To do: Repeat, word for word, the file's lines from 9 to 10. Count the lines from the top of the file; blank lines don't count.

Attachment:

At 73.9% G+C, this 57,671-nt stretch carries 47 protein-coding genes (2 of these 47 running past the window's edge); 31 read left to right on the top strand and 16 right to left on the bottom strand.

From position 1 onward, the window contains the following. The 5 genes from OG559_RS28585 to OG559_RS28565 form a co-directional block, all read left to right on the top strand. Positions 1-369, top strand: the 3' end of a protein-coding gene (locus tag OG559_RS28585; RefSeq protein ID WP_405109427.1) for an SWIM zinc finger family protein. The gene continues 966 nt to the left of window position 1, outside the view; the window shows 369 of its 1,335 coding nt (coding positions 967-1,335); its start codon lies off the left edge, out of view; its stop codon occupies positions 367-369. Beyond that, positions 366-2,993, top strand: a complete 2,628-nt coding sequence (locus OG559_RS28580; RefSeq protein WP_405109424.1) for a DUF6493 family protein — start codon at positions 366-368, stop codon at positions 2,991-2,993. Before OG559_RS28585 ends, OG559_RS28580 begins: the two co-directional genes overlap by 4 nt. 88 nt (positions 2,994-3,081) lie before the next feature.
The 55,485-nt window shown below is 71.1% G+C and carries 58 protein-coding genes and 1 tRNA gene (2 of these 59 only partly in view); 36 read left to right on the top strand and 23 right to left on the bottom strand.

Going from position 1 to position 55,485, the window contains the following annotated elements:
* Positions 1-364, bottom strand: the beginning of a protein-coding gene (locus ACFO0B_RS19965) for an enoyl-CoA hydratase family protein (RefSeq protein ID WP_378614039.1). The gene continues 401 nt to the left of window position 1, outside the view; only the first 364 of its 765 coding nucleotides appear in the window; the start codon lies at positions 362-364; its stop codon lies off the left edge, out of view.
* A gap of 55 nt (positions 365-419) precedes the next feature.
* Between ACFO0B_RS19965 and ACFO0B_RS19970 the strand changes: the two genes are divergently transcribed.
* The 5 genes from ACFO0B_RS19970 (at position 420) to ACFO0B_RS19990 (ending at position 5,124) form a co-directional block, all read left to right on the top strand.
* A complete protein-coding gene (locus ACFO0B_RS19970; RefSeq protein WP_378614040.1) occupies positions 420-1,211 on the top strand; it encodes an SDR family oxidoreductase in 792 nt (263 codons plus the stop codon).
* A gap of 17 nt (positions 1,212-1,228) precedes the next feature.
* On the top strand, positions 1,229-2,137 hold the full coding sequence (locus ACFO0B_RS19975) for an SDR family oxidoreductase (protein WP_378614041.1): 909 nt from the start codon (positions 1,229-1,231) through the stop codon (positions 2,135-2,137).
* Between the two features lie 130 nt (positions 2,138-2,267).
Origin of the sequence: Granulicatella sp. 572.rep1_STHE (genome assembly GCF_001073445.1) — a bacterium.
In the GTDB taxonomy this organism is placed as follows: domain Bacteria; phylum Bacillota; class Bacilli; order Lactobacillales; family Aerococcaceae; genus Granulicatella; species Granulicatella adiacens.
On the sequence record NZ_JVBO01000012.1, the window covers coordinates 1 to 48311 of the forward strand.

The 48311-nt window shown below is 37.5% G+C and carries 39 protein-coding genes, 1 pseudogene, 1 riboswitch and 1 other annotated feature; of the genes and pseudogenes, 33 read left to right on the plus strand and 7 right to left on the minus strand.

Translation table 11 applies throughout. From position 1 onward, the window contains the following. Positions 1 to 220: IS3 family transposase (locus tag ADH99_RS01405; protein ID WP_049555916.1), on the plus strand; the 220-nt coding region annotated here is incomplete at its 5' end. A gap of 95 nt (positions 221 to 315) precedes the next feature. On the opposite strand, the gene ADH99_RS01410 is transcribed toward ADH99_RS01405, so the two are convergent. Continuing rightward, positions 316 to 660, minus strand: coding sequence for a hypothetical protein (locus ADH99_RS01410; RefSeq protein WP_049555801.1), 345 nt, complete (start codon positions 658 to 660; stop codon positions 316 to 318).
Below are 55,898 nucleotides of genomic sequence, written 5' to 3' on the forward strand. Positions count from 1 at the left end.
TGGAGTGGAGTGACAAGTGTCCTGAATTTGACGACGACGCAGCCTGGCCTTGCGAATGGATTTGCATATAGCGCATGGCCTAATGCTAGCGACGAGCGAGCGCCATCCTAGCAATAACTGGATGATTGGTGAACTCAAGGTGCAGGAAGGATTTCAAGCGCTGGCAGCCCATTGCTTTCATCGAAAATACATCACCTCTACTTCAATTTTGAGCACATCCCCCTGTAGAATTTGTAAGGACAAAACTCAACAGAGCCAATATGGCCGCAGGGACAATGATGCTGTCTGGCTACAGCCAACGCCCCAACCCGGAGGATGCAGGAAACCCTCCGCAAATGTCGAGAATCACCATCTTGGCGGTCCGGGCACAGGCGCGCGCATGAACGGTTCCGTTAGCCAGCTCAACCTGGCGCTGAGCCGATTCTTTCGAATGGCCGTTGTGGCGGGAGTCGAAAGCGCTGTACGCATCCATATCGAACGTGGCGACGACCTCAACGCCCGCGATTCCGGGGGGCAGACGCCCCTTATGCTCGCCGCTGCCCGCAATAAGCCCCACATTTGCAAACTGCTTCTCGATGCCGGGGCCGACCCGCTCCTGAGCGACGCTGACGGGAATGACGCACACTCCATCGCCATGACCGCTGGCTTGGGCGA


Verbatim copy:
* A complete protein-coding gene (locus ACFO0B_RS19970; RefSeq protein WP_378614040.1) occupies positions 420-1,211 on the top strand; it encodes an SDR family oxidoreductase in 792 nt (263 codons plus the stop codon).
* A gap of 17 nt (positions 1,212-1,228) precedes the next feature.